The Most Analogue-Like CD Player . A Classic.
The Roksan Attessa - A fine piece of Hi Fi kit to play your favourite easy instrumentals and vocals on. A quick introduction first – from a dated website:
Roksan has introduced its Attessa DP3 (US$2,795), a top-loading CD Transport with a centrally housed drive chamber covered by a powered lid. The inner drive chamber is painted matt black to absorb spurious light while a low inertia magnetic centering puck clamps the disk from above. A laser sled drive system is said to give finer resolution than other mechanisms. The actual drive mechanism is isolated via a four-tiered suspension to decouple it from the plinth and the main chassis. The main circuit boards are also further isolated to eliminate the effects of microphony on delicate signals. 10-stage regulation divides servo mechanism and circuit board for optimum performance. A full-function remote control is standard.
I acquired this player off eBay (UK) after a local second hand dealer demonstrated a sold unit in his shop using a power and pre-amplifier set-up. The sound was exceptionally refined despite the somewhat less than sleek design of the player. The version that I am commenting on here is the full CD PLAYER version, and not the CD TRANSPORT which requires an outboard Digital-Analogue-Converter (DAC). It was in fact a very bulky disc player that could not have appealed at first sight. It could have been invented in the 1980s when STAR WARS and BATTLESTAR GALACTICA consoles were the rage on the movie screen. According to the instruction manual this player was manufactured in June 1993.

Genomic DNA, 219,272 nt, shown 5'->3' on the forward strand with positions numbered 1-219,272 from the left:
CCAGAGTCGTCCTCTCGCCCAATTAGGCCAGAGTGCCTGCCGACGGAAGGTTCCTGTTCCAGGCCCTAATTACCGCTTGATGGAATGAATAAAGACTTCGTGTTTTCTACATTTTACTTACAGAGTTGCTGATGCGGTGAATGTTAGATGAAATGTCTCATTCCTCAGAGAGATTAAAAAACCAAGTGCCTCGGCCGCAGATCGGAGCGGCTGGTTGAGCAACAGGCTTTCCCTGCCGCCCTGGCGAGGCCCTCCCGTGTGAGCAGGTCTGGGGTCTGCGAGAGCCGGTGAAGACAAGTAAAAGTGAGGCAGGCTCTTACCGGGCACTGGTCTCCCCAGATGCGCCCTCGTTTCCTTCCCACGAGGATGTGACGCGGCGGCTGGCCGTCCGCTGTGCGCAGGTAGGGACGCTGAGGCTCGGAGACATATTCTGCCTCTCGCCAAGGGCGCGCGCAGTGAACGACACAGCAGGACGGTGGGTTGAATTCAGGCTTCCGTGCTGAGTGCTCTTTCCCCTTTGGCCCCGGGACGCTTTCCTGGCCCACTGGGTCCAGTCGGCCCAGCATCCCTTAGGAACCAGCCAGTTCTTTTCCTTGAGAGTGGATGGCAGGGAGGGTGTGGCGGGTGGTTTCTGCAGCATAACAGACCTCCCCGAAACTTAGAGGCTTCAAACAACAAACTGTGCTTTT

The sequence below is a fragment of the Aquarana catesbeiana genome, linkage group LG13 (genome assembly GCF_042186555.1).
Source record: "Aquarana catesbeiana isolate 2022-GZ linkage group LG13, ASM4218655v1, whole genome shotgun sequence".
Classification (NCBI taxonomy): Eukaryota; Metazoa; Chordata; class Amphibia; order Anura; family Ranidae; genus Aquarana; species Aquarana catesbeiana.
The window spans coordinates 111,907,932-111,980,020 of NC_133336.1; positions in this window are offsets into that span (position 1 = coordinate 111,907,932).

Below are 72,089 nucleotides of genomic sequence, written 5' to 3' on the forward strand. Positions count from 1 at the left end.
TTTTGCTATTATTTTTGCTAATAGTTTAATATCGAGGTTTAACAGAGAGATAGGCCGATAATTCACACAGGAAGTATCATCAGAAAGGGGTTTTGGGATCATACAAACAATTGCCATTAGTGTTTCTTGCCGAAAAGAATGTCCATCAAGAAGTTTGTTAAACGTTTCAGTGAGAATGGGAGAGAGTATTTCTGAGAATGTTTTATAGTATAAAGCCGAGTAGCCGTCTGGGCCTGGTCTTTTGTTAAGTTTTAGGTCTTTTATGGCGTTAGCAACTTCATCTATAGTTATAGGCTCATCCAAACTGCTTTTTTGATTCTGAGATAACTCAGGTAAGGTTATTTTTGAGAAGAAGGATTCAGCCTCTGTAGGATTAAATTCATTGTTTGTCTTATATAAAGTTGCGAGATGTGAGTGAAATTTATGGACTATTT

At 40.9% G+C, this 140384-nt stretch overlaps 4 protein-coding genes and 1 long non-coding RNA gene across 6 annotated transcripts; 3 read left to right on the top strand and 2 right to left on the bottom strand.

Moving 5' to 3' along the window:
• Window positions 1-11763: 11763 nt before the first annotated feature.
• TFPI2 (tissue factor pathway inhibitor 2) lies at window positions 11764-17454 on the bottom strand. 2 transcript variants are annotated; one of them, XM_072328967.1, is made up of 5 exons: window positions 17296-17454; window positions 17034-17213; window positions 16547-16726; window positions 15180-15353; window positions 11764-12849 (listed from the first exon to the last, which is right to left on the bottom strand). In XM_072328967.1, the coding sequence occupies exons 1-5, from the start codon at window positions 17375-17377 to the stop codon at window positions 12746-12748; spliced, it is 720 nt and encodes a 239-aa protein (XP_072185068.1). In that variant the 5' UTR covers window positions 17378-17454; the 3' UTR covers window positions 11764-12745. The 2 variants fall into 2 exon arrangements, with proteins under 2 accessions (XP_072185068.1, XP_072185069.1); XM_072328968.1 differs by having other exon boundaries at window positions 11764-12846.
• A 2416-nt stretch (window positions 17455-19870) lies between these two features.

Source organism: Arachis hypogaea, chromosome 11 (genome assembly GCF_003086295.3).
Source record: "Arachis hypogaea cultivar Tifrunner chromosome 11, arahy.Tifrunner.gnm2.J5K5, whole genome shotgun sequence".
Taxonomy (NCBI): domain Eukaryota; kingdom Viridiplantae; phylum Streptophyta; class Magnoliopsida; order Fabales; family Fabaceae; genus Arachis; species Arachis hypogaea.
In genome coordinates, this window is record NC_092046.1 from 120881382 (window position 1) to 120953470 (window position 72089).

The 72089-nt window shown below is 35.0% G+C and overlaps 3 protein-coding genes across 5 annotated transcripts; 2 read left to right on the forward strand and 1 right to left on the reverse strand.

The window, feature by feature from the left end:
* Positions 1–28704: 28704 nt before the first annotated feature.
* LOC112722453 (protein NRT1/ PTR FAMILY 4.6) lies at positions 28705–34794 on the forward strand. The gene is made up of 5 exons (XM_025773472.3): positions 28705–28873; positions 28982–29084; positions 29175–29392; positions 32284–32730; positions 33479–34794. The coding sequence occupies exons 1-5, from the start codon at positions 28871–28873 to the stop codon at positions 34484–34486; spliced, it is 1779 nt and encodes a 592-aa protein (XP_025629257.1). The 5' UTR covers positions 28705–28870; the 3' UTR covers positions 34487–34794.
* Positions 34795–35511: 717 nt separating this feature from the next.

In keeping with the genre on this website, I tested it with tracks from the DECCA Phase 4 instrumental remasters from Duttonvocalion, and a selection from the 1991 EMI ‘Compacts for Pleasure’ two disc collection featuring Franck Pourcel, Geoff Love, Ron Goodwin and Manuel and the Music of the Mountains. The strings were full bodied and sounded as though they were playing in a thickly wood paneled concert hall or studio. You could almost hear the ‘sound of wood’. The slower the piece, the sweeter and more precise the reproduction.
I had also tried out the ‘faster attack’ tempo of smooth jazz tracks, but the player came up slightly short in this regard. The excitement of the studio atmospherics was missing even if every note and bass line was right on cue. Sung Opera did far better, especially of the likes of Lesley Garrett, the Celtic Tenors, Mario Frangoulis, Sarah Brightman and Helmut Lotti. The soundstages were quite expansive and the voices reverberated as one would expect – off the wooded panels of a good recording venue!
For the faster paced EZ instrumentals, such as the album FESTIVAL TROPICAL by Gunter Norris, his Big Band and Orchestra, the satisfaction of listening was also evident – tempo, drums, loud opulent brass – all came across naturally. Maybe it’s because they were all recorded ‘live’ in a studio, instead of having the sounds mixed from separate recording tracks and venues!As you can see from the pictures, this is a bulky player whose engineering marvel lies in its so-called four-level suspended CD mounting bay. The idea of a top loading system, complete with a magnetic puck, is thus far, an evergreen design imitated even by newer high-end players from Raysonic, Naim, Shanling, and Goldmund.
A final note: I had partnered this player for trial runs with an AUDIO ANALOGUE PRIMO SETTANTA (70W) Integrated Amplifier, then with a SONUS FABER MUSICA (50W) Integrated Amplifier. Both brought out the best in the Attessa. In both runs, the amplifiers were matched with Focus Audio FS78 speakers, equipped with Straightwire interconnects (Symphony II) and Nordost Blue Heaven (Speaker cables)
Sampling frequency: 44.1kHz
Analogue Output: 2.0 Vrms
Dynamic Range: 97 dB
Optical pick-up: 3-beam laser
D/A Conversion: Crystal Delta-Sigma
Power consumption: 10W
Weight: 9kgEmail me at firstname.lastname@example.org if you would like to correspond further on this fine player. Alan.